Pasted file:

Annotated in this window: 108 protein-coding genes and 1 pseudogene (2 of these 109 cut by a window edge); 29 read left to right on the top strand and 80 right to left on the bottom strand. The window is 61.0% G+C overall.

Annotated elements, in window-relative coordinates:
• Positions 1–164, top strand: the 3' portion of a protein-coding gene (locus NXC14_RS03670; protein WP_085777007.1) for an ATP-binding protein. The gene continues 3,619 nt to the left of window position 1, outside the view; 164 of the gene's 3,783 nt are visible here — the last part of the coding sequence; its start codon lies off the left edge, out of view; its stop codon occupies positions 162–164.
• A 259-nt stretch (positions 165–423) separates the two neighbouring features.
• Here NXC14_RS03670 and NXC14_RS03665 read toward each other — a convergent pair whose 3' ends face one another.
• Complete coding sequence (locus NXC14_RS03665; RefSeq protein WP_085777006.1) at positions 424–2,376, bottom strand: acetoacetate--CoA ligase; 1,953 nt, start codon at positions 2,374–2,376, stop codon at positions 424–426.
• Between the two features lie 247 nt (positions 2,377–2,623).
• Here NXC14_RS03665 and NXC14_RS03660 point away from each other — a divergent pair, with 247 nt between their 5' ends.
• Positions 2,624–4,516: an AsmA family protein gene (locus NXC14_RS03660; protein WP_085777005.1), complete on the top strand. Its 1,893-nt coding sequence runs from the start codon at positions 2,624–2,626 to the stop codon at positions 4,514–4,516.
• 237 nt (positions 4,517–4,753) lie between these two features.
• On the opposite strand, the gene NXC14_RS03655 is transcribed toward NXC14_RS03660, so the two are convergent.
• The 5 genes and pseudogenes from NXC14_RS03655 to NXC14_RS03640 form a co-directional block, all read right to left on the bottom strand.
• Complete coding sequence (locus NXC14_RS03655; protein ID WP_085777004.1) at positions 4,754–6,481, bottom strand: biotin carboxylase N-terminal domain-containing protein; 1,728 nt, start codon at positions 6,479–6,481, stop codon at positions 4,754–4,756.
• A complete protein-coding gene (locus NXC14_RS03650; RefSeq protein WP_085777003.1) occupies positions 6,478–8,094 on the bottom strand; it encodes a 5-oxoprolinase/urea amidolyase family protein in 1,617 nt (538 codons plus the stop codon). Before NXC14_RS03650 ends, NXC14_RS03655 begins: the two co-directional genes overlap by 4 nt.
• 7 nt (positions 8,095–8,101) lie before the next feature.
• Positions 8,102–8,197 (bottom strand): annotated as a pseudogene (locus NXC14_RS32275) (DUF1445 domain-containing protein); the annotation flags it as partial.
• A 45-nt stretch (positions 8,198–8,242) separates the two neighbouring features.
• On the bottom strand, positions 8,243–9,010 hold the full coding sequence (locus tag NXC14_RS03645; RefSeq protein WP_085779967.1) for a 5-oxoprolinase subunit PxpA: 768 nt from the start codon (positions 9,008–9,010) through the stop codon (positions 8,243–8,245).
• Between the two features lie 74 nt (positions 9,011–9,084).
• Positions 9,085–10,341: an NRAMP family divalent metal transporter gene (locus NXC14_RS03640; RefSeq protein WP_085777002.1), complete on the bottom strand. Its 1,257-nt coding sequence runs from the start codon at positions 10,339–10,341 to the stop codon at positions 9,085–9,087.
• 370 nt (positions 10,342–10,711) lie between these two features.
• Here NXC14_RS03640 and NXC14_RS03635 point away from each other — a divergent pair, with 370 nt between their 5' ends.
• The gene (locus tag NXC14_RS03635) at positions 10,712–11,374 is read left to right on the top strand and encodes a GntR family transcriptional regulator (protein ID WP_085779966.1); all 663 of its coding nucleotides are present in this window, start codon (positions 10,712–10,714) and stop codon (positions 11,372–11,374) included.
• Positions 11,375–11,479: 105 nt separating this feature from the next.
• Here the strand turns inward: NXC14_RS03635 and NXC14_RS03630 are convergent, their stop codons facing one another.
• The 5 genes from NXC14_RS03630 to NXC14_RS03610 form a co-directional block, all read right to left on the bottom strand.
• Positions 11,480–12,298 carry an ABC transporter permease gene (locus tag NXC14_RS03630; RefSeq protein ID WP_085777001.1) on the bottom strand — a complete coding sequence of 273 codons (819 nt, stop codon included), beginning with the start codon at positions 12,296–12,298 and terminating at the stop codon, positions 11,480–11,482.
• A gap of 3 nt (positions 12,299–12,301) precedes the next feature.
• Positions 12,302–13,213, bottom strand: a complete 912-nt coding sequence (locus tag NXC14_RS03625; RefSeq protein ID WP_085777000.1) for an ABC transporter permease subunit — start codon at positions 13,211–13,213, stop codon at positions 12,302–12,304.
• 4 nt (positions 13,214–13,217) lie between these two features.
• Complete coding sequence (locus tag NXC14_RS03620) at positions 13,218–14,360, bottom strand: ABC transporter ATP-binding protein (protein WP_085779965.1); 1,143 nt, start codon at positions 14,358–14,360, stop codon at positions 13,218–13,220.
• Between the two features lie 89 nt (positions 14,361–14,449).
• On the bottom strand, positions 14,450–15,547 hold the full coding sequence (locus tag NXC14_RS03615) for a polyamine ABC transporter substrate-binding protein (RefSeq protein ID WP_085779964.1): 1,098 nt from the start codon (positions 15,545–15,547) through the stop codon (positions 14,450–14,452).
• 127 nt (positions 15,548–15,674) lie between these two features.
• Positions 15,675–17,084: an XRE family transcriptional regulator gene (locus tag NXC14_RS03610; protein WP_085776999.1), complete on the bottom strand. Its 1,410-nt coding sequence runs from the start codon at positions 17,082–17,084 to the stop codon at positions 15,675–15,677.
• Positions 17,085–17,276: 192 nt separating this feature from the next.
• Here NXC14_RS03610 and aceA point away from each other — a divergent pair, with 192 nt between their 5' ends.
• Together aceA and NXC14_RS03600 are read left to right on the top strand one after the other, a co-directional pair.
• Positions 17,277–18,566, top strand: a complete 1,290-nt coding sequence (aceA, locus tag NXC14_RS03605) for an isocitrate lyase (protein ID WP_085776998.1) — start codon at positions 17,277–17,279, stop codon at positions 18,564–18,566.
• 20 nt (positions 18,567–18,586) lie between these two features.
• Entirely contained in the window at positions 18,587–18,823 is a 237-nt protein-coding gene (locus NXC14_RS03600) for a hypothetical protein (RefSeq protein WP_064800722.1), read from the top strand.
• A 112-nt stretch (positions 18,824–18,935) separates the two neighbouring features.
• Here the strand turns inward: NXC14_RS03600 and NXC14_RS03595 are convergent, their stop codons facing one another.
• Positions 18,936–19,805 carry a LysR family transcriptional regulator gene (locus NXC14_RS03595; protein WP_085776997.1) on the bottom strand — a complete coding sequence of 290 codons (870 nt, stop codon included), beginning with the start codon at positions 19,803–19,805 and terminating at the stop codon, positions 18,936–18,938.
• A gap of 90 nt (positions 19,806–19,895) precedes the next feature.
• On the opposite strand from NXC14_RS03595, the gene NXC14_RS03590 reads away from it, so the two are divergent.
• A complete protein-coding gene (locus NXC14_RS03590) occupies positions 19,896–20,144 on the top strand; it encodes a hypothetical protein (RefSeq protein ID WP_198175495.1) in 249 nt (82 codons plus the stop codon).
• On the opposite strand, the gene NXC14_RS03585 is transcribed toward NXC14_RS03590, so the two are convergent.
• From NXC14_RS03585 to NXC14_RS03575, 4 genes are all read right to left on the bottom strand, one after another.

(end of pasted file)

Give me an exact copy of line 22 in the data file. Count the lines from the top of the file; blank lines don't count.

• Here NXC14_RS03640 and NXC14_RS03635 point away from each other — a divergent pair, with 370 nt between their 5' ends.